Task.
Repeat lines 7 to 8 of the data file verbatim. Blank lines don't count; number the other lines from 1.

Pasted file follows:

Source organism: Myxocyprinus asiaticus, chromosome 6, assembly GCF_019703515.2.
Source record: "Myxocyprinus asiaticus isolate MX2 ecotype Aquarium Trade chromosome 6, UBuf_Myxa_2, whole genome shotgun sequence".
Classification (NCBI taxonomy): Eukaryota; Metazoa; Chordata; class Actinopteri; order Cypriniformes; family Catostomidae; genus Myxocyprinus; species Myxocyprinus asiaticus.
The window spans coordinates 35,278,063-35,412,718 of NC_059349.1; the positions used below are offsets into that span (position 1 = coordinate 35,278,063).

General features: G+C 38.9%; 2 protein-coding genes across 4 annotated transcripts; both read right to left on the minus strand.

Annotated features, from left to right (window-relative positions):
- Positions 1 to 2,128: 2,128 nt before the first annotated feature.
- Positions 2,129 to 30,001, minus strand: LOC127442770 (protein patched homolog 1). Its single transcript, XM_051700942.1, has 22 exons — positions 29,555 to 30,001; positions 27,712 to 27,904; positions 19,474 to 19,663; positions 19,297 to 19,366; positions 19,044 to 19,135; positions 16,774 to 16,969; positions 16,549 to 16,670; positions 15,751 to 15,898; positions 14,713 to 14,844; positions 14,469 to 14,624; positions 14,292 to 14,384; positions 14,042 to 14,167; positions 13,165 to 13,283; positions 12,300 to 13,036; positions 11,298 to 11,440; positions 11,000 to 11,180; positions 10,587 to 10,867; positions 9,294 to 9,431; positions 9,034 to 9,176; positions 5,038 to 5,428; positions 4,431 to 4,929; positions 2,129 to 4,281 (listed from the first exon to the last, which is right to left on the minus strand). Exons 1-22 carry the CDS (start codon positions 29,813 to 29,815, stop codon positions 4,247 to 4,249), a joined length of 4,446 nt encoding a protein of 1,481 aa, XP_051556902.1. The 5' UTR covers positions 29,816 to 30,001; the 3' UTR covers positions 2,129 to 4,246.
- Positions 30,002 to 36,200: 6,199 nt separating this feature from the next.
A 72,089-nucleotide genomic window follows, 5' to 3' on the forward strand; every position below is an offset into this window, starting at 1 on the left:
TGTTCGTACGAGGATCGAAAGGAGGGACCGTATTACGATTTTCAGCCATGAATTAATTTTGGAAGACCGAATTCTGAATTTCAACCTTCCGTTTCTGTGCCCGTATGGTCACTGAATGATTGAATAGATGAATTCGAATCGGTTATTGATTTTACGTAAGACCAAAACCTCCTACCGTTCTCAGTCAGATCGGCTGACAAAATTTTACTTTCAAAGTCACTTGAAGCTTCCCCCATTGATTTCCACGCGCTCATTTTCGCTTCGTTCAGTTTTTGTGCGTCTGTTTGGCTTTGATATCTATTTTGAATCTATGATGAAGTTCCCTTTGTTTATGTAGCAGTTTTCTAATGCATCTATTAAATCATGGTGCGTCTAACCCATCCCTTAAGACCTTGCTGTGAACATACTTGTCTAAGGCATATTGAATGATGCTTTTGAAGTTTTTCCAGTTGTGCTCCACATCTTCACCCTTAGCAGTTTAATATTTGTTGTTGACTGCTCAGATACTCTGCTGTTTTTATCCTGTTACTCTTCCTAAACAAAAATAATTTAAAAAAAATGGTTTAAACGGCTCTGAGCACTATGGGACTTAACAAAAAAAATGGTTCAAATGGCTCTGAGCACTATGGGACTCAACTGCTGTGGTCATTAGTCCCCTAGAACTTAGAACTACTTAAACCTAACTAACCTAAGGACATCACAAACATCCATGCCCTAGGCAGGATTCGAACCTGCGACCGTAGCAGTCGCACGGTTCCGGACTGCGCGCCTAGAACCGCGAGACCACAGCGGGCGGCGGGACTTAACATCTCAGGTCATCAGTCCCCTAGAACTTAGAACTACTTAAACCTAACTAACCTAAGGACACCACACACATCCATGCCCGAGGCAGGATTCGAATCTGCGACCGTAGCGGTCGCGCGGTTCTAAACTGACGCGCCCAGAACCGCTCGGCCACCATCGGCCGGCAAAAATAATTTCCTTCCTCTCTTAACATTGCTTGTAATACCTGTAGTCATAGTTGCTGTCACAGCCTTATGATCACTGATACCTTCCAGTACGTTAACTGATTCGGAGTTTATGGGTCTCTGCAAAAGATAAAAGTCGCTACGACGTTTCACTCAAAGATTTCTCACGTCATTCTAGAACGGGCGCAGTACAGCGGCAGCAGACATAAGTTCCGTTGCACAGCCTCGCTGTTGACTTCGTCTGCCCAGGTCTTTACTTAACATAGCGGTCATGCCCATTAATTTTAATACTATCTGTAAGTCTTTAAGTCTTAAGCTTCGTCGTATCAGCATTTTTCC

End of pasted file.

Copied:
- Positions 1 to 2,128: 2,128 nt before the first annotated feature.
- Positions 2,129 to 30,001, minus strand: LOC127442770 (protein patched homolog 1). Its single transcript, XM_051700942.1, has 22 exons — positions 29,555 to 30,001; positions 27,712 to 27,904; positions 19,474 to 19,663; positions 19,297 to 19,366; positions 19,044 to 19,135; positions 16,774 to 16,969; positions 16,549 to 16,670; positions 15,751 to 15,898; positions 14,713 to 14,844; positions 14,469 to 14,624; positions 14,292 to 14,384; positions 14,042 to 14,167; positions 13,165 to 13,283; positions 12,300 to 13,036; positions 11,298 to 11,440; positions 11,000 to 11,180; positions 10,587 to 10,867; positions 9,294 to 9,431; positions 9,034 to 9,176; positions 5,038 to 5,428; positions 4,431 to 4,929; positions 2,129 to 4,281 (listed from the first exon to the last, which is right to left on the minus strand). Exons 1-22 carry the CDS (start codon positions 29,813 to 29,815, stop codon positions 4,247 to 4,249), a joined length of 4,446 nt encoding a protein of 1,481 aa, XP_051556902.1. The 5' UTR covers positions 29,816 to 30,001; the 3' UTR covers positions 2,129 to 4,246.